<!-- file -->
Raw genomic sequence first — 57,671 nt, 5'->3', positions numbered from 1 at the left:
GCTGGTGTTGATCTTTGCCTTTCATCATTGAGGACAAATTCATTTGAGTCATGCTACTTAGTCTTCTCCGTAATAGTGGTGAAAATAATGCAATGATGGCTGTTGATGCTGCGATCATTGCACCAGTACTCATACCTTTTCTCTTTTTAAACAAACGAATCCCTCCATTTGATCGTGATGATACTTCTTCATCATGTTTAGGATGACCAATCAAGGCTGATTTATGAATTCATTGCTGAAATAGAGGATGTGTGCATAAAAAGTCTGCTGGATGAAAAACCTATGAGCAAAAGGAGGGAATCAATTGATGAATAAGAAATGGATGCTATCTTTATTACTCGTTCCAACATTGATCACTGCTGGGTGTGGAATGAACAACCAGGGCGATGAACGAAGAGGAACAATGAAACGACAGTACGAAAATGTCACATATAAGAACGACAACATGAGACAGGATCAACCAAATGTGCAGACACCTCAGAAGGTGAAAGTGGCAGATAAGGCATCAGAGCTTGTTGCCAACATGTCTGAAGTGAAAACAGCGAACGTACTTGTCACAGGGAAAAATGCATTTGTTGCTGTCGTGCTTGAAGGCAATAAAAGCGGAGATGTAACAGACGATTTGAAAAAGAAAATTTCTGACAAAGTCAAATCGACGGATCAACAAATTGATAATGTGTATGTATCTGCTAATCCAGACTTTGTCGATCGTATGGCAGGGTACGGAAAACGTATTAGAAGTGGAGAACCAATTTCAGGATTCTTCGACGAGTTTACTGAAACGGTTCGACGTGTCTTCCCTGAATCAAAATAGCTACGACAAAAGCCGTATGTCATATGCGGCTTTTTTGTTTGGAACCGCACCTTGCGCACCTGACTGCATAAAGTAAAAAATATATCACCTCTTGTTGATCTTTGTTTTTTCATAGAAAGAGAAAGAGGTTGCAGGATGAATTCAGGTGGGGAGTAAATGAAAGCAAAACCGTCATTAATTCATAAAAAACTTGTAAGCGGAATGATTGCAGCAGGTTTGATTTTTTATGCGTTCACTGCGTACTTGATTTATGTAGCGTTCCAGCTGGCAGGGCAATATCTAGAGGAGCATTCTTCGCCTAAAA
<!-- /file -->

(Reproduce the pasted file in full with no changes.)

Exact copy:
Raw genomic sequence first — 57,671 nt, 5'->3', positions numbered from 1 at the left:
GCTGGTGTTGATCTTTGCCTTTCATCATTGAGGACAAATTCATTTGAGTCATGCTACTTAGTCTTCTCCGTAATAGTGGTGAAAATAATGCAATGATGGCTGTTGATGCTGCGATCATTGCACCAGTACTCATACCTTTTCTCTTTTTAAACAAACGAATCCCTCCATTTGATCGTGATGATACTTCTTCATCATGTTTAGGATGACCAATCAAGGCTGATTTATGAATTCATTGCTGAAATAGAGGATGTGTGCATAAAAAGTCTGCTGGATGAAAAACCTATGAGCAAAAGGAGGGAATCAATTGATGAATAAGAAATGGATGCTATCTTTATTACTCGTTCCAACATTGATCACTGCTGGGTGTGGAATGAACAACCAGGGCGATGAACGAAGAGGAACAATGAAACGACAGTACGAAAATGTCACATATAAGAACGACAACATGAGACAGGATCAACCAAATGTGCAGACACCTCAGAAGGTGAAAGTGGCAGATAAGGCATCAGAGCTTGTTGCCAACATGTCTGAAGTGAAAACAGCGAACGTACTTGTCACAGGGAAAAATGCATTTGTTGCTGTCGTGCTTGAAGGCAATAAAAGCGGAGATGTAACAGACGATTTGAAAAAGAAAATTTCTGACAAAGTCAAATCGACGGATCAACAAATTGATAATGTGTATGTATCTGCTAATCCAGACTTTGTCGATCGTATGGCAGGGTACGGAAAACGTATTAGAAGTGGAGAACCAATTTCAGGATTCTTCGACGAGTTTACTGAAACGGTTCGACGTGTCTTCCCTGAATCAAAATAGCTACGACAAAAGCCGTATGTCATATGCGGCTTTTTTGTTTGGAACCGCACCTTGCGCACCTGACTGCATAAAGTAAAAAATATATCACCTCTTGTTGATCTTTGTTTTTTCATAGAAAGAGAAAGAGGTTGCAGGATGAATTCAGGTGGGGAGTAAATGAAAGCAAAACCGTCATTAATTCATAAAAAACTTGTAAGCGGAATGATTGCAGCAGGTTTGATTTTTTATGCGTTCACTGCGTACTTGATTTATGTAGCGTTCCAGCTGGCAGGGCAATATCTAGAGGAGCATTCTTCGCCTAAAA